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Motion in Two Dimensions
CHAPTER OUTLINE
4.1
The Position, Velocity, and
Acceleration Vectors
4.2
Two-Dimensional Motion with
Constant Acceleration
4.3
Projectile Motion
4.4
Uniform Circular Motion
4.5
Tangential and Radial
Acceleration
4.6
Relative Velocity and Relative
Acceleration
±
Lava spews from a volcanic eruption. Notice the parabolic paths of embers projected into
the air. We will ﬁnd in this chapter that all projectiles follow a parabolic path in the absence
of air resistance. (© Arndt/Premium Stock/PictureQuest)
Chapter 4

I
n this chapter we explore the kinematics of a particle moving in two dimensions. Know-
ing the basics of two-dimensional motion will allow us to examine—in future chapters—a
wide variety of motions, ranging from the motion of satellites in orbit to the motion of
electrons in a uniform electric ﬁeld. We begin by studying in greater detail the vector
nature of position, velocity, and acceleration. As in the case of one-dimensional motion,
we derive the kinematic equations for two-dimensional motion from the fundamental
deﬁnitions of these three quantities. We then treat projectile motion and uniform circular
motion as special cases of motion in two dimensions. We also discuss the concept of
relative motion, which shows why observers in different frames of reference may measure
different positions, velocities, and accelerations for a given particle.
4.1
The Position, Velocity, and
Acceleration Vectors
In Chapter 2 we found that the motion of a particle moving along a straight line is
completely known if its position is known as a function of time. Now let us extend this
idea to motion in the
xy
plane. We begin by describing the position of a particle by its
position vector r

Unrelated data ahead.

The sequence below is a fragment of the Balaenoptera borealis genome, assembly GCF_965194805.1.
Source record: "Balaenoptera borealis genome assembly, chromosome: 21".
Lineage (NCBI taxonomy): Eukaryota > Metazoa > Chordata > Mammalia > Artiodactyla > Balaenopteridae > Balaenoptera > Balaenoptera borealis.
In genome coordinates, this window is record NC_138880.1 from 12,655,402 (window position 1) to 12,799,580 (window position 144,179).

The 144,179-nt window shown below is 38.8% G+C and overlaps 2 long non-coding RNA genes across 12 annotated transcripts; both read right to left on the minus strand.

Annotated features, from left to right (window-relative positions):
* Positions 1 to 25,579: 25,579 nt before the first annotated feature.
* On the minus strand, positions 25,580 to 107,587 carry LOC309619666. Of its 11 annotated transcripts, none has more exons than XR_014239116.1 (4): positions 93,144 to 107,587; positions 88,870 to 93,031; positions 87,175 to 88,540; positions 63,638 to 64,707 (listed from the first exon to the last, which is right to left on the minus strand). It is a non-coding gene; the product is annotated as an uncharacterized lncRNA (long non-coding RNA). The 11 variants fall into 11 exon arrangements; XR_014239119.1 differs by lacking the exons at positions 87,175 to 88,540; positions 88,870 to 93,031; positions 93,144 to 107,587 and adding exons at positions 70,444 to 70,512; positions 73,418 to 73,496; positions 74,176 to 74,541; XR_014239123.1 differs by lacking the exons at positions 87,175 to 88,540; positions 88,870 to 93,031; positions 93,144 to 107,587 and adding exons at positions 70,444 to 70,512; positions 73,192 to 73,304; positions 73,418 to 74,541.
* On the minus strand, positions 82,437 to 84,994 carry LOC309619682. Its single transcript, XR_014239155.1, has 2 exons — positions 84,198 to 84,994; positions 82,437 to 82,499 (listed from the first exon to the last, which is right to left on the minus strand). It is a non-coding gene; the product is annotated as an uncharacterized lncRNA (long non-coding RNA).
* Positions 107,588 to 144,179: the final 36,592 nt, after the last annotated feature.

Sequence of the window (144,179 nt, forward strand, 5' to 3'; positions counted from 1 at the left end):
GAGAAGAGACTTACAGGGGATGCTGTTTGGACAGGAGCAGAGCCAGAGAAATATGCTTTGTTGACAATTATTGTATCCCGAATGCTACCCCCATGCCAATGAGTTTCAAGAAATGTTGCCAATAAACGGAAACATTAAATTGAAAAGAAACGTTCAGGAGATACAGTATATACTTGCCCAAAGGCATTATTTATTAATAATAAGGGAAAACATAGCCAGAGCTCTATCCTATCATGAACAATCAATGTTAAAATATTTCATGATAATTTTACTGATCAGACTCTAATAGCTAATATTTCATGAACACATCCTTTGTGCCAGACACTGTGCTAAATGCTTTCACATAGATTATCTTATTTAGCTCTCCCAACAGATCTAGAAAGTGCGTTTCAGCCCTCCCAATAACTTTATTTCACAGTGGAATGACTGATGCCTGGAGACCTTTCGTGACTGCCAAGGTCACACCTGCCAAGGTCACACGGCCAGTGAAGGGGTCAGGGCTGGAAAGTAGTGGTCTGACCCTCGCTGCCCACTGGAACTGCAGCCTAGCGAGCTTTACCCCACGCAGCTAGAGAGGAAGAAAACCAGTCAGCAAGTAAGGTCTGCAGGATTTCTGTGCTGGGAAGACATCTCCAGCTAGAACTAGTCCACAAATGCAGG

, drawn from the origin of some coordinate system to the particle lo-
cated in the
xy
plane, as in Figure 4.1. At time
t
i
the particle is at point
±
, described by
position vector
r
i
. At some later time
t
f
it is at point
²
, described by position vector
r
f
.
The path from
±
to
²
is not necessarily a straight line. As the particle moves from
±
to
²
in the time interval
±
t
²
t
f
³
t
i
, its position vector changes from
r
i
to
r
f
. As we
learned in Chapter 2, displacement is a vector, and the displacement of the particle is
the difference between its ﬁnal position and its initial position. We now deﬁne the
dis-
placement vector
±
r
for the particle of Figure 4.1 as being the difference between its
ﬁnal position vector and its initial position vector:
(4.1)
The direction of
±
r
is indicated in Figure 4.1. As we see from the ﬁgure, the magnitude of
±
r
is
less
than the distance traveled along the curved path followed by the particle.
As we saw in Chapter 2, it is often useful to quantify motion by looking at the ratio
of a displacement divided by the time interval during which that displacement occurs,
which gives the rate of change of position. In two-dimensional (or three-dimensional)
kinematics, everything is the same as in one-dimensional kinematics except that we

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